This isn’t a new concept at all; the wider business community, especially in Western Australia where the native title system lends itself to true commercial partnerships has been looking to traditional owner groups for some time now to not only increase business opportunities across their footprint, but as a mechanism to provide socioeconomic improvement; unlocking opportunities out of the native title process.
On the surface, this seems to make good business sense……partnering with a TO group often results in market leverage, providing you and your business access to boardroom tables often only reserved for big business. However, if not done correctly and with the right moral fortitude, it can be devastating to not only business operations but your own personal brand.
As a non-Indigenous Tiwi man from Bathurst Island, I have had the pleasure in witnessing many successful partnerships with TO groups. Real partnerships that have a mutual and shared benefit for all key stakeholders involved which have long term and on-going successes both financially and socially; often turning around whole communities, breaking ‘generational welfare dependency’ whilst leading the way in ‘closing the gap’.
However; unfortunately, I have also seen the less than desirable partnerships or Joint Ventures, those that narrow in on short-term financial gain, acting only to benefit one partner or the other; leaving a trail of economic destruction in their path. These partnerships are often born out of a single opportunity, that once won provide little benefit to those that it was intended to?
The Introduction from both Australian and State Governments of Indigenous procurement targets or policies has certainly changed this landscape somewhat and as a collective Industry, indicators are being ‘smashed out of the park’; however, if we draw analysis against ‘closing the gap’ data, we can clearly see that we are still struggling as a nation to improve on key benchmarks?
The above initiative has clearly worked for Indigenous businesses owners across the sector, developing opportunities within various supply chains that otherwise would have not had entry into the market; however, I feel that there are still real and long-lasting partnerships yet to be developed that bring benefits back to a ‘grass-roots’ level; acting as a true catalyst for socioeconomic, employment and generational change?
For any change to take effect, you need a long-term strategy; one that often gets forgotten about in the race for financial success. Breaking the cycle of generational welfare dependency through employment from the ground up, is one that I have been passionate about for the majority of my life; including strategies that focus on the long-game instead of short-term successes.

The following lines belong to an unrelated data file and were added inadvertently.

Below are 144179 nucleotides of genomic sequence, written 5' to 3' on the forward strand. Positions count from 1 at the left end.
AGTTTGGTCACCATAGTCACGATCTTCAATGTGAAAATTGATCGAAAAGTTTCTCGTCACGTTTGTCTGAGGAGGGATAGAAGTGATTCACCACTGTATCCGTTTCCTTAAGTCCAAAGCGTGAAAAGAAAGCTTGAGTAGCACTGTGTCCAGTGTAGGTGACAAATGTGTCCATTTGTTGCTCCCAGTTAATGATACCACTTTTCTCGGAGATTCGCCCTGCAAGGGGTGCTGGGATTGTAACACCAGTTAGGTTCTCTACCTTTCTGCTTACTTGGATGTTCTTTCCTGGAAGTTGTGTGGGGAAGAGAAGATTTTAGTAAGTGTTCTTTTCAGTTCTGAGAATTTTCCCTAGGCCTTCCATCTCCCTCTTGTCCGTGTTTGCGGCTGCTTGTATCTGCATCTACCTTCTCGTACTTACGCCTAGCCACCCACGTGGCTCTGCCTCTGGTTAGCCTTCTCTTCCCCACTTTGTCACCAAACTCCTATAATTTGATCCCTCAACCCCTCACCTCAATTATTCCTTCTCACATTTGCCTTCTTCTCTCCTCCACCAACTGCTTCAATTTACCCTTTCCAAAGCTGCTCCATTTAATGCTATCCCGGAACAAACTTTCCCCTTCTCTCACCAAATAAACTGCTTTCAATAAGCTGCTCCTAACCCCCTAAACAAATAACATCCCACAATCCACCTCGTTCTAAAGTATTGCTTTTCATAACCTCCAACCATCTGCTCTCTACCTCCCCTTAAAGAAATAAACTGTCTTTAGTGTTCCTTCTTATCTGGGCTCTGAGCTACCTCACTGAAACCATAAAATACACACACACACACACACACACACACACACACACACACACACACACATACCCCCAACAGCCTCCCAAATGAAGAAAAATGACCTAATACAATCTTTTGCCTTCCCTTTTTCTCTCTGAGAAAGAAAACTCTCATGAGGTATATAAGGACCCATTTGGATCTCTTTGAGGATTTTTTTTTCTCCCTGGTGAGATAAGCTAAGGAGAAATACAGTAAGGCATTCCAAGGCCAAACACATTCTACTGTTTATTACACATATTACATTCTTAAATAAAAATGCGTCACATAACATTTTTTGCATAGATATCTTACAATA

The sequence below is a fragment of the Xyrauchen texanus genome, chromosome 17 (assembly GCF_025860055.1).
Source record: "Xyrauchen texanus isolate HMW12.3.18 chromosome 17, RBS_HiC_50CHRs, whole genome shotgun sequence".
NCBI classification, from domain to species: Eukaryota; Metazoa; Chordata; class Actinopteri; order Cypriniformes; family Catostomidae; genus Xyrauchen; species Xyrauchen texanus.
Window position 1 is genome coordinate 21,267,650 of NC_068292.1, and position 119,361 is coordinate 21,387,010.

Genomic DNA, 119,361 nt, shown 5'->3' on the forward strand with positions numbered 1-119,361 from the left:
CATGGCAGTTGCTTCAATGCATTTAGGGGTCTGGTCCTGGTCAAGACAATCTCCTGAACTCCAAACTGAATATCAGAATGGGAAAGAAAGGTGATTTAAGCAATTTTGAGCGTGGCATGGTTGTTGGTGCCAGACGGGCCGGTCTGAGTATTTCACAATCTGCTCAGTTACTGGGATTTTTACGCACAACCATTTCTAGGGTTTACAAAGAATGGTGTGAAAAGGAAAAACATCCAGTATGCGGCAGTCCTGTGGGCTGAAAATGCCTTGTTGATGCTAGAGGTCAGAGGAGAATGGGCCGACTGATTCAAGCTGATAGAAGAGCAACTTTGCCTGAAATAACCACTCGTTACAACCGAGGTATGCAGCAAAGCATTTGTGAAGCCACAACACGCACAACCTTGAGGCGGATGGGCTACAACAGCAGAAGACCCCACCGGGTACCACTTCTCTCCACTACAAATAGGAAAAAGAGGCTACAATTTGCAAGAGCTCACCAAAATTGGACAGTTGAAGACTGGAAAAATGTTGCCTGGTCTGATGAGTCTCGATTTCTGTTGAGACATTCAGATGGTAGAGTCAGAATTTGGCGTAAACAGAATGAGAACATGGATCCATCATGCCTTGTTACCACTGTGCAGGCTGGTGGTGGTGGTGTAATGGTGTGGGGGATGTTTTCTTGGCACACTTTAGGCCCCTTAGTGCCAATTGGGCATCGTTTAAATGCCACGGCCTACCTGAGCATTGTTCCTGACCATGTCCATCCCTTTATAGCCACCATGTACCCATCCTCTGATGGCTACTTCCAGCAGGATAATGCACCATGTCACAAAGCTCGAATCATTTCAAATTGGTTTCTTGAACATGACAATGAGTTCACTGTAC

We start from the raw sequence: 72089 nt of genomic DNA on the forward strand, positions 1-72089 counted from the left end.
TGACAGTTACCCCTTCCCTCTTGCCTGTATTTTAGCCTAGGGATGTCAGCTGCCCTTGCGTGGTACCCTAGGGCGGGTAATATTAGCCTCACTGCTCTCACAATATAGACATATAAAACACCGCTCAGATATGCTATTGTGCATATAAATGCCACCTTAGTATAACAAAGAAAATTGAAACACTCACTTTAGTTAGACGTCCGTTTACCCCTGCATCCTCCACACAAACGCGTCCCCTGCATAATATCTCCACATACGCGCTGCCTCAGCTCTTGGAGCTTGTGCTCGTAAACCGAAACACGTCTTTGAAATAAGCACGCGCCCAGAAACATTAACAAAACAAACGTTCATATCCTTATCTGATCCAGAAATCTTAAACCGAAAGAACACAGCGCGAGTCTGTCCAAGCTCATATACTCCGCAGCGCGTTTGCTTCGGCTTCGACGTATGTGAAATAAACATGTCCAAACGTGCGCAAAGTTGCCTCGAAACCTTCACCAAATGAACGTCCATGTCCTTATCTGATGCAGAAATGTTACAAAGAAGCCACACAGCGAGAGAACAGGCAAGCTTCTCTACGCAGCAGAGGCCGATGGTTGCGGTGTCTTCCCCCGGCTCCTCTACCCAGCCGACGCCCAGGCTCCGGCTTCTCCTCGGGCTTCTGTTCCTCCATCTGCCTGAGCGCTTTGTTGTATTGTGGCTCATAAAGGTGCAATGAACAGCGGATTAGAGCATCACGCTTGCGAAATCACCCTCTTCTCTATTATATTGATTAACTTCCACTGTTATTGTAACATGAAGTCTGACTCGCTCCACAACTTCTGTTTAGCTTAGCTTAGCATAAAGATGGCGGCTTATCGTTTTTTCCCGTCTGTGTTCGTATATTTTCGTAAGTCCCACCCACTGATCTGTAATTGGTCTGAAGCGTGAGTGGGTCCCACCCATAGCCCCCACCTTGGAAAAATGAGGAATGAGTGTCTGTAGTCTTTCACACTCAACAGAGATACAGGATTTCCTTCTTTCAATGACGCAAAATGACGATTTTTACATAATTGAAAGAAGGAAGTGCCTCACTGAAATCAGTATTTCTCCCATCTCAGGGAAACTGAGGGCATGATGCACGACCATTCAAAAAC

For long-term employment and for that matter, project success any business or partnership requires time to develop operational strategies such as workforce development and training whilst embedding cultural change; in turn building the foundations necessary for prosperity and inter-generational change.
In my experience, the above change only occurs across a work-group long after a project has commenced, often failing those individuals that take the leap of faith to be a part of the project in the first place; whilst workforce development strategies that are holistically reversed engineered prior to the commencement of any project and with the individual in mind have the highest chance of success and therefore reward.
One such area that requires exceptional business focus and dedication, across any partnership is the development, training and investment in, a long-term workforce; one which if done strategically can be, not only a valuable resource but a legacy for social change.
Bridging the gap between the commercial viability of any business partnership with the intended drive for social change is certainly a challenge; however, if done correctly all parties involved can prosper whilst providing a conduit for employment and workforce development, socioeconomic growth and real change.